I THOUGHT long and hard before I bought the baseball bat and tucked it away beneath the carpet in the car boot.
The machete under the bed I can justify to myself: anyone coming up those stairs in the dark is clearly up to no good and is therefore going to get it. Similarly, the sawn-off pool cue tucked away in the hall near the front door. Both are defensive weapons, for use only against significant intruders, and while their use might not necessarily be deemed as “reasonable force”, at least I’d have a fighting chance in court.
Not so the baseball bat in the car. That might well also be for protection in these dysfunctional days, but its very location leaves me open to a charge of possessing an offensive weapon. So what to do?
After several weeks of pondering, I drove into the local sports shop on the way home from work and purchased a 32-inch Louisville Slugger in white ash for a very reasonable £31.99. But that wasn’t all. A further £6.99 bought me an authentic leather-bound baseball, and the master plan was put into action.
For the next week I took the dog out every evening, as well as the bat and ball. The bat I dragged along the dry stone walls and generally dented; the ball I threw for the dog until it was suitably chewed up. The bat then went into the car boot and, crucially, so did the ball.
So ask me, officer, what I’m doing with a baseball bat in my car and I’ll happily tell you. I use it to hit a ball around and exercise the dog. Look, there are the teeth marks.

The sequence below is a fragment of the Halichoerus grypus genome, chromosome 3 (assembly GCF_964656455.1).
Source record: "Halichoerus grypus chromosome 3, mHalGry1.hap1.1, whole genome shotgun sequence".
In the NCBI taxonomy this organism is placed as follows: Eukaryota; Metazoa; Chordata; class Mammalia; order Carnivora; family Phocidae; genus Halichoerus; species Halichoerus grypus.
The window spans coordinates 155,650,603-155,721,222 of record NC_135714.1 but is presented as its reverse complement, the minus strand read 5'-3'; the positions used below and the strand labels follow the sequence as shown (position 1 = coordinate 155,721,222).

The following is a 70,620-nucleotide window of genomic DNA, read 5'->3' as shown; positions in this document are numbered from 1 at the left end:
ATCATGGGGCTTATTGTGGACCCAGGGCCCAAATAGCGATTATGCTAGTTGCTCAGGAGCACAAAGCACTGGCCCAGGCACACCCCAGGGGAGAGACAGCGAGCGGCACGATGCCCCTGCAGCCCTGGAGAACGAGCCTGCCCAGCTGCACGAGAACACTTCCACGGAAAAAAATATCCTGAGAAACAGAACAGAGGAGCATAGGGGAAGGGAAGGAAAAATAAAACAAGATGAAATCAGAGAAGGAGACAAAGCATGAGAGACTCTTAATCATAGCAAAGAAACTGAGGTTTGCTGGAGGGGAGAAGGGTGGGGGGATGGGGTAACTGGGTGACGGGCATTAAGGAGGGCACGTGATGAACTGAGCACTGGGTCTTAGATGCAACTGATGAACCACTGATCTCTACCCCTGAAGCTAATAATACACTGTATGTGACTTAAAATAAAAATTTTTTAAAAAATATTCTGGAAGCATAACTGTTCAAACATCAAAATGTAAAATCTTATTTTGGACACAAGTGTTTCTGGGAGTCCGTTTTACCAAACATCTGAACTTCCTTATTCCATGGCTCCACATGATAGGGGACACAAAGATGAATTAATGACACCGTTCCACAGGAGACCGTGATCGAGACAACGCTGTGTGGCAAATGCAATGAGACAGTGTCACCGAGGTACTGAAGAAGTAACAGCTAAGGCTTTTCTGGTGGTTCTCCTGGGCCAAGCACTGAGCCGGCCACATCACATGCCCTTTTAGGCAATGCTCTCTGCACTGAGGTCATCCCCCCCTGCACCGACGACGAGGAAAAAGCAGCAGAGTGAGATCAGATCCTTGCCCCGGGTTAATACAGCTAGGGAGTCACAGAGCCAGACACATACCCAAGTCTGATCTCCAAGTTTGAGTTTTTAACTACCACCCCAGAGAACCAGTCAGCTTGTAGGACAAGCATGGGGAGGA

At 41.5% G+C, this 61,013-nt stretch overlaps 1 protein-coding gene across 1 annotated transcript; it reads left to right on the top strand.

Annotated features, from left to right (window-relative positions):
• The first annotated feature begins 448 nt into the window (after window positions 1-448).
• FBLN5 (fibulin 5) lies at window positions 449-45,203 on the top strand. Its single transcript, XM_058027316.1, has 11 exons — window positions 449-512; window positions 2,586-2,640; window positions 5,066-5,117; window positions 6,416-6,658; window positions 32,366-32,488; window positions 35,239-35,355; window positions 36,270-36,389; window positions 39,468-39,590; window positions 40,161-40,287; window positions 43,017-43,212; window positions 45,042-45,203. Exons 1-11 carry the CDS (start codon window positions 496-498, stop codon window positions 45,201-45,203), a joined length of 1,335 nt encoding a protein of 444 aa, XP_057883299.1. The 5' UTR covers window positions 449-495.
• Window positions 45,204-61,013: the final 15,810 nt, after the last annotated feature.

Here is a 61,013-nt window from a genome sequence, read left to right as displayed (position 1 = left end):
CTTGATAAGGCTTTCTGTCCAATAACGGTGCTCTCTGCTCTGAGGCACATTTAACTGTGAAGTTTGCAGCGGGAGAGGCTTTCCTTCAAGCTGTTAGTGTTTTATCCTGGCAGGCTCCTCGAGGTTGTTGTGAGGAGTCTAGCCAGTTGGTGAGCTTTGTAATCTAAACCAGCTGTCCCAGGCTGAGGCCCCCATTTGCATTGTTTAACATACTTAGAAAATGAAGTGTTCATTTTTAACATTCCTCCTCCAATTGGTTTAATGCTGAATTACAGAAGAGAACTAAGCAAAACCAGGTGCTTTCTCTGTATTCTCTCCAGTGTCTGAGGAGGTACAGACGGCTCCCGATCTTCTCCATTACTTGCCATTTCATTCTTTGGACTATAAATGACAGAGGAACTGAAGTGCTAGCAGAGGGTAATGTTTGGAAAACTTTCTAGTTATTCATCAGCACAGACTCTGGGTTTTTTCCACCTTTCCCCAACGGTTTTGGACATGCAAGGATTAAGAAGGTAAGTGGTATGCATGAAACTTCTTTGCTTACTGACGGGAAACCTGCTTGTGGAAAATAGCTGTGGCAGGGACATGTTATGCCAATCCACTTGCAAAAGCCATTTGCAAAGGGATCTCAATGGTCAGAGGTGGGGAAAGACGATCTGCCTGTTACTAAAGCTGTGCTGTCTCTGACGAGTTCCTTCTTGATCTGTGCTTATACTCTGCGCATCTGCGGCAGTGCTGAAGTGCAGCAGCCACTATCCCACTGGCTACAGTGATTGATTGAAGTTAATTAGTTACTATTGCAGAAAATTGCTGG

Of course, instead of quizzing me over why I’m transporting a potentially offensive weapon, the cops might be better off asking themselves why an ordinary, middle-aged, middle class, white male should feel the need to carry a hefty club in the first place. But that’s a far more complicated argument, and one no-one seems to want to tackle at the moment.
THE REASON I mention this dilemma is that the Association of Chief Police Officers appears to have given up on the idea of having coppers patrolling our streets and is now suggesting that we might like to do it ourselves.
The idea is that teams of Neighbourhood Watch members could spy on villains, patrol crime-hit areas and check cars for out-of-date tax discs. There is even a suggestion that “secret” teams might get together to gather intelligence on possible wrongdoers.
I can see several problems with this frankly idiotic plan. Firstly, anyone who has ever lived in a rural village will know how they are riven with snobbery, jealousy and petty feuds. The idea of letting the deranged curtain-twitcher at Snout’s Cottage gather “intelligence” about her neighbours reminds me of East Germany before the Berlin Wall came down.
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